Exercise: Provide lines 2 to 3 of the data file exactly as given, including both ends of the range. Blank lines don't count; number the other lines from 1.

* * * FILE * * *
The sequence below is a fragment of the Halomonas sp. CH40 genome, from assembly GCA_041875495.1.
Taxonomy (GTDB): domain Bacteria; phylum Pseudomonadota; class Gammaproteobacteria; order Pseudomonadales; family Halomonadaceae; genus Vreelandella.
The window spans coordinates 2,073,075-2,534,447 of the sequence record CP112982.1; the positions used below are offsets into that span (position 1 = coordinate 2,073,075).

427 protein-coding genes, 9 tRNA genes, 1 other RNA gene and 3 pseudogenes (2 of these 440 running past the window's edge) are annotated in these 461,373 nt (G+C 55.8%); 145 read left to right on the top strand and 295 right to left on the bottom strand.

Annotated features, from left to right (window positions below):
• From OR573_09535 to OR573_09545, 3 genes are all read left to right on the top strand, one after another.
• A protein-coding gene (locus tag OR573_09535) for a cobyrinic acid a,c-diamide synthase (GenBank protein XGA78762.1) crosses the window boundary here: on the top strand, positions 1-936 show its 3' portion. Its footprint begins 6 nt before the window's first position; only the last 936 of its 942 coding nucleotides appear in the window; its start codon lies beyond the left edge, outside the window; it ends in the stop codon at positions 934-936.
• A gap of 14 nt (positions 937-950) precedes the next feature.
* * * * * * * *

Taxonomy (GTDB): domain Bacteria; phylum Pseudomonadota; class Gammaproteobacteria; order Pseudomonadales; family Halomonadaceae; genus Vreelandella.
The window spans coordinates 2,073,075-2,534,447 of the sequence record CP112982.1; the positions used below are offsets into that span (position 1 = coordinate 2,073,075).